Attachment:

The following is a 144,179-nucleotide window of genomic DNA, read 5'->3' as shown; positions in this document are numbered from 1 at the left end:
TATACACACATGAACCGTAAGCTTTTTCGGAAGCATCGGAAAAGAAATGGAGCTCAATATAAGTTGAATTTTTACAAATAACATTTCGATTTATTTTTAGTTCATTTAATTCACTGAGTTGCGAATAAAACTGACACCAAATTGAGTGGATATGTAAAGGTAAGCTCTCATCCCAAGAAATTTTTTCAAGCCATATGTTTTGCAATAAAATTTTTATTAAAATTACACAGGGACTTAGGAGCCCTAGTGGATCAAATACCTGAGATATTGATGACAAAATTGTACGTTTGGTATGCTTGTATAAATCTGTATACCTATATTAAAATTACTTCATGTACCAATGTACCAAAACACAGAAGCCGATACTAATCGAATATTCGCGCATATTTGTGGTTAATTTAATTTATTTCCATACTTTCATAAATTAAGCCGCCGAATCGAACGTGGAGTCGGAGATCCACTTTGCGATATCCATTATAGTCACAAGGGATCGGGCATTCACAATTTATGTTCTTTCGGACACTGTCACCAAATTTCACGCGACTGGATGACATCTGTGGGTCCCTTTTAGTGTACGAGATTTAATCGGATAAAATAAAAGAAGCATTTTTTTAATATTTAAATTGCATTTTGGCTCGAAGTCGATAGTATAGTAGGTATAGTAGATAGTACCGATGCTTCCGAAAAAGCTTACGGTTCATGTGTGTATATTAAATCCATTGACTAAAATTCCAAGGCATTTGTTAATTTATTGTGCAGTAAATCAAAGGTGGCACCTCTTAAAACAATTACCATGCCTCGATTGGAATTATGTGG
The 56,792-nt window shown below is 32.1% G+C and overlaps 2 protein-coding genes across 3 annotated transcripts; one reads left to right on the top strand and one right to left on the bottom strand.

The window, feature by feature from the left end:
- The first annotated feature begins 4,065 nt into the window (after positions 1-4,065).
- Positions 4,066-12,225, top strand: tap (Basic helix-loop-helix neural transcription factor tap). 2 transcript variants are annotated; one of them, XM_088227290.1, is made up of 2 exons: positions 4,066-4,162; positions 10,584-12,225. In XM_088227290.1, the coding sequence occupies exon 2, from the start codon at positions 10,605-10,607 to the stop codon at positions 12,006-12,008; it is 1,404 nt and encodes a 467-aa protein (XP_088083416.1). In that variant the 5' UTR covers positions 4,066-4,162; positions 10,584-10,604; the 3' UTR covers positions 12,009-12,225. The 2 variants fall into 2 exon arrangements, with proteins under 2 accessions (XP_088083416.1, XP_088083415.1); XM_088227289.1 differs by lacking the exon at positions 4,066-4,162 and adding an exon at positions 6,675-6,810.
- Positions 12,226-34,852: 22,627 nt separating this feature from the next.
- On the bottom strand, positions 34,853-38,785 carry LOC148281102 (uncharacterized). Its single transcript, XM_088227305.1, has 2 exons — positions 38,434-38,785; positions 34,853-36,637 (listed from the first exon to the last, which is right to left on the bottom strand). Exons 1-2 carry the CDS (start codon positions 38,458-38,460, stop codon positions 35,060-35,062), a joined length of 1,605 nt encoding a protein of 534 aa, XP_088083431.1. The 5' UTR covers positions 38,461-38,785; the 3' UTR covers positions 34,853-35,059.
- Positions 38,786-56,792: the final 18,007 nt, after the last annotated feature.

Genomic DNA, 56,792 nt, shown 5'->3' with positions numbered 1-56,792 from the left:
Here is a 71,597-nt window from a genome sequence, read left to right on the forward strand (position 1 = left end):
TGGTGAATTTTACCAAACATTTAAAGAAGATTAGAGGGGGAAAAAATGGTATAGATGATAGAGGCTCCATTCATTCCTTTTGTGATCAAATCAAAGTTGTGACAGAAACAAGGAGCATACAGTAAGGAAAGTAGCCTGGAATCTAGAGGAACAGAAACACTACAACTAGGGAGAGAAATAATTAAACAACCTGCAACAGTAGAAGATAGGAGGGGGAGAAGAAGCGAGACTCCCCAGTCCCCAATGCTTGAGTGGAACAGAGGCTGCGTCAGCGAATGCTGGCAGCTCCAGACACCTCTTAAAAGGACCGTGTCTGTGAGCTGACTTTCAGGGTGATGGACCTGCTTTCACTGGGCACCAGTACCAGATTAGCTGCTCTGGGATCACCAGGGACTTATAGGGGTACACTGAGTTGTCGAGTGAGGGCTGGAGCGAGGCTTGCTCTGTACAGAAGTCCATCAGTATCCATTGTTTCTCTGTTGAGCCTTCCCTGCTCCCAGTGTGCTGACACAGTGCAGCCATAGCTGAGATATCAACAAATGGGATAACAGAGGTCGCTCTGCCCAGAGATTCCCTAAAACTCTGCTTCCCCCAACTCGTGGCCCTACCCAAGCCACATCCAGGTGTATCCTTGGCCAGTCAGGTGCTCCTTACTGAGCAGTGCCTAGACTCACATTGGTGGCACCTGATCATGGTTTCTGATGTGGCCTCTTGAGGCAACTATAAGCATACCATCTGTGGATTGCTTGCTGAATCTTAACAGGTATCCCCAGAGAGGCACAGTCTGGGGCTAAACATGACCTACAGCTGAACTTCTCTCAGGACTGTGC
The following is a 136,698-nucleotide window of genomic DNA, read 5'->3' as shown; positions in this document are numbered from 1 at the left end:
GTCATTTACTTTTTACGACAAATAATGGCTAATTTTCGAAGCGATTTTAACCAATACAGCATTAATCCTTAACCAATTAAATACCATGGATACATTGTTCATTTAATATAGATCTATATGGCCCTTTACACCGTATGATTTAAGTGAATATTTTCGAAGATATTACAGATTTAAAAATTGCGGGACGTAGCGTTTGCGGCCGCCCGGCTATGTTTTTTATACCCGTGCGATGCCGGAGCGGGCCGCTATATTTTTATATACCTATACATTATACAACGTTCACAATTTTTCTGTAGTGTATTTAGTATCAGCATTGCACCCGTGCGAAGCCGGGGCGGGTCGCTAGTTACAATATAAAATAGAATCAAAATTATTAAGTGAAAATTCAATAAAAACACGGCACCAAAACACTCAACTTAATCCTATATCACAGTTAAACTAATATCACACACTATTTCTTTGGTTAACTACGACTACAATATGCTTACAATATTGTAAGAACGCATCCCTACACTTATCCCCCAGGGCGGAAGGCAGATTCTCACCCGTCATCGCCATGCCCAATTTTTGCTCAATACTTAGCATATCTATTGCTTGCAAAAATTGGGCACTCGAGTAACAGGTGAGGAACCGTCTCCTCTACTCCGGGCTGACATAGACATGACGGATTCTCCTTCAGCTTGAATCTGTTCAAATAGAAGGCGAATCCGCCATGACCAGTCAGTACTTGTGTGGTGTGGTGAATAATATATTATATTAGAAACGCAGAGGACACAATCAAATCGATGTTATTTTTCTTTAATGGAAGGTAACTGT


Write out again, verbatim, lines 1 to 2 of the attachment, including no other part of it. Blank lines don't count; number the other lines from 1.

The following is a 144,179-nucleotide window of genomic DNA, read 5'->3' as shown; positions in this document are numbered from 1 at the left end:
TATACACACATGAACCGTAAGCTTTTTCGGAAGCATCGGAAAAGAAATGGAGCTCAATATAAGTTGAATTTTTACAAATAACATTTCGATTTATTTTTAGTTCATTTAATTCACTGAGTTGCGAATAAAACTGACACCAAATTGAGTGGATATGTAAAGGTAAGCTCTCATCCCAAGAAATTTTTTCAAGCCATATGTTTTGCAATAAAATTTTTATTAAAATTACACAGGGACTTAGGAGCCCTAGTGGATCAAATACCTGAGATATTGATGACAAAATTGTACGTTTGGTATGCTTGTATAAATCTGTATACCTATATTAAAATTACTTCATGTACCAATGTACCAAAACACAGAAGCCGATACTAATCGAATATTCGCGCATATTTGTGGTTAATTTAATTTATTTCCATACTTTCATAAATTAAGCCGCCGAATCGAACGTGGAGTCGGAGATCCACTTTGCGATATCCATTATAGTCACAAGGGATCGGGCATTCACAATTTATGTTCTTTCGGACACTGTCACCAAATTTCACGCGACTGGATGACATCTGTGGGTCCCTTTTAGTGTACGAGATTTAATCGGATAAAATAAAAGAAGCATTTTTTTAATATTTAAATTGCATTTTGGCTCGAAGTCGATAGTATAGTAGGTATAGTAGATAGTACCGATGCTTCCGAAAAAGCTTACGGTTCATGTGTGTATATTAAATCCATTGACTAAAATTCCAAGGCATTTGTTAATTTATTGTGCAGTAAATCAAAGGTGGCACCTCTTAAAACAATTACCATGCCTCGATTGGAATTATGTGG